A tax audit is a time to prepare and not to panic. Many companies are requested to supply documents to support deductions, and if your company keeps good records, a tax audit can be a simple inconvenience.
The important thing is to prepare for your date with the tax auditor. He or she can be a federal auditor, a state auditor, or a local auditor from the IRS. Whoever comes, you should be ready with documentation and good information that supports your company’s payroll tax filing.
Here we will look at four steps that can help you prepared for the big day. But first, let’s understand the meaning of payroll audit.
What Is A Payroll Audit?
A payroll audit is an examination that analyzes s a company’s payroll processes to ascertain accuracy. It examines things such as business’s current employees, wages, pay rates, and tax withholdings.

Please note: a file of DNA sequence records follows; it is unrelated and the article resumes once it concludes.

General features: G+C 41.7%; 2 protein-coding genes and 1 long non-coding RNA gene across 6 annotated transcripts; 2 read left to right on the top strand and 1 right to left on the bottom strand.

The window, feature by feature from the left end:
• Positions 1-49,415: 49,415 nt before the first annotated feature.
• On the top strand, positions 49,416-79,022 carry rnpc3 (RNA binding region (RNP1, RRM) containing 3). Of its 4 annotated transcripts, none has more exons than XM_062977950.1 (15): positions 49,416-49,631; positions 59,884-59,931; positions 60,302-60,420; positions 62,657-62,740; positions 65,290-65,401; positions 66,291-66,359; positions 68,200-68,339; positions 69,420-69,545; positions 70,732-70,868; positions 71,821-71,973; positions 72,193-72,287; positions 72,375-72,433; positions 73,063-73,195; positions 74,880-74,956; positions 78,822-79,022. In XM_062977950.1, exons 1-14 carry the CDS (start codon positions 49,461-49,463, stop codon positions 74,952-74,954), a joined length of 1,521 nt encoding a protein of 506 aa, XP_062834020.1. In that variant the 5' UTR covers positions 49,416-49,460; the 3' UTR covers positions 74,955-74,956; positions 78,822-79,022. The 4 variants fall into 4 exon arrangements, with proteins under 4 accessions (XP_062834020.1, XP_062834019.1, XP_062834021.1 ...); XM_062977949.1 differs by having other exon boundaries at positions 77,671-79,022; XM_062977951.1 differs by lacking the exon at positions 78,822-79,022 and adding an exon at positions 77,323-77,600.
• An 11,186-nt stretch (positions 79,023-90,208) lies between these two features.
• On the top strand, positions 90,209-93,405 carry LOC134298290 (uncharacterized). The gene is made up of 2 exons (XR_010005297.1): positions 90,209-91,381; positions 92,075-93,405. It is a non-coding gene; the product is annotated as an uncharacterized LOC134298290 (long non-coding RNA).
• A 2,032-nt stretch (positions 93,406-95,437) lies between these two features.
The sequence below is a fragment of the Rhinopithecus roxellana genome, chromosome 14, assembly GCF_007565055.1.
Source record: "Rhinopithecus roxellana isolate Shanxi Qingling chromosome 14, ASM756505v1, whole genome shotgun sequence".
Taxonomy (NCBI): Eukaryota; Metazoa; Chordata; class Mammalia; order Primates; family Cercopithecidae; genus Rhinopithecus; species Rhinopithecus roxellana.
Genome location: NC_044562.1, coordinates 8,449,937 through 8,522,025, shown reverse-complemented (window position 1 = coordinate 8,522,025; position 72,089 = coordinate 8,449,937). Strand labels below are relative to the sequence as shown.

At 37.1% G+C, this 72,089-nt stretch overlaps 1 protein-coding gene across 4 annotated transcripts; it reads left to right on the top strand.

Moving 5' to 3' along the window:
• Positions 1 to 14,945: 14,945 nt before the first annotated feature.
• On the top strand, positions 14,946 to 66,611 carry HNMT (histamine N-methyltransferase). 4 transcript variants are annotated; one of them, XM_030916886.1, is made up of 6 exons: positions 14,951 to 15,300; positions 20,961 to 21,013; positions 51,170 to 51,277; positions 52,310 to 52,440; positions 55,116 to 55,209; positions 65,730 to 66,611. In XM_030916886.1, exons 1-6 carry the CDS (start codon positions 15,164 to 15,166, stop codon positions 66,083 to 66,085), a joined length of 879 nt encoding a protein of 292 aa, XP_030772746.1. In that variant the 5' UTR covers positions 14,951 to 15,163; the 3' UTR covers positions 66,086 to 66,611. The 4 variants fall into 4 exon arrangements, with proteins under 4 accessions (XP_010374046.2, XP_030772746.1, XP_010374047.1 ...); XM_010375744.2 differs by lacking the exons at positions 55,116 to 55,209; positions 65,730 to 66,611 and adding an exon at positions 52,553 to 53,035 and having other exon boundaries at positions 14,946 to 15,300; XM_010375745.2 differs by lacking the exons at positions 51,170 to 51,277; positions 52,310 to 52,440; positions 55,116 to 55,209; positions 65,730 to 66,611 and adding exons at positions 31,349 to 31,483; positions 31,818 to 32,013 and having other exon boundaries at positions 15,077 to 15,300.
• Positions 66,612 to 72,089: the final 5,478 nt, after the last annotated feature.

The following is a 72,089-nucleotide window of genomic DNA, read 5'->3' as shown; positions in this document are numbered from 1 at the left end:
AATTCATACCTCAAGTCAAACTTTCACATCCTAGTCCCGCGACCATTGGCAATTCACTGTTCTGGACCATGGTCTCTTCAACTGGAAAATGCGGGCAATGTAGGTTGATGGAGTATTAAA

Companies should conduct a payroll audit once per year to ensure that their payroll is up-to-date and comply with the law. Unless the auditor comes calling, payroll audits are internal affairs that you or someone in your company can conduct effectively.
Performing yearly payroll audits can help you to spot errors and even prevent external audits later. But if things have gotten worse, the auditor will come to audit your company’s payroll.
Preparing For Company Payroll Audit
Here are the four steps that you should follow:
1. Review The IRS Letter
You will get a notice from the IRS in your mailbox, not by email or phone. This mail lists all the items that are in question and will ask you to provide specific documents. You are given 30 days to respond to the questions.
It is best to respond as soon as possible because if you owe any money, it will continue to accrue as long as the issue is in question. However, it would be wise to contact a certified public accountant or a tax preparer or an attorney before you respond to the issues.
2. Contact Your Tax Professional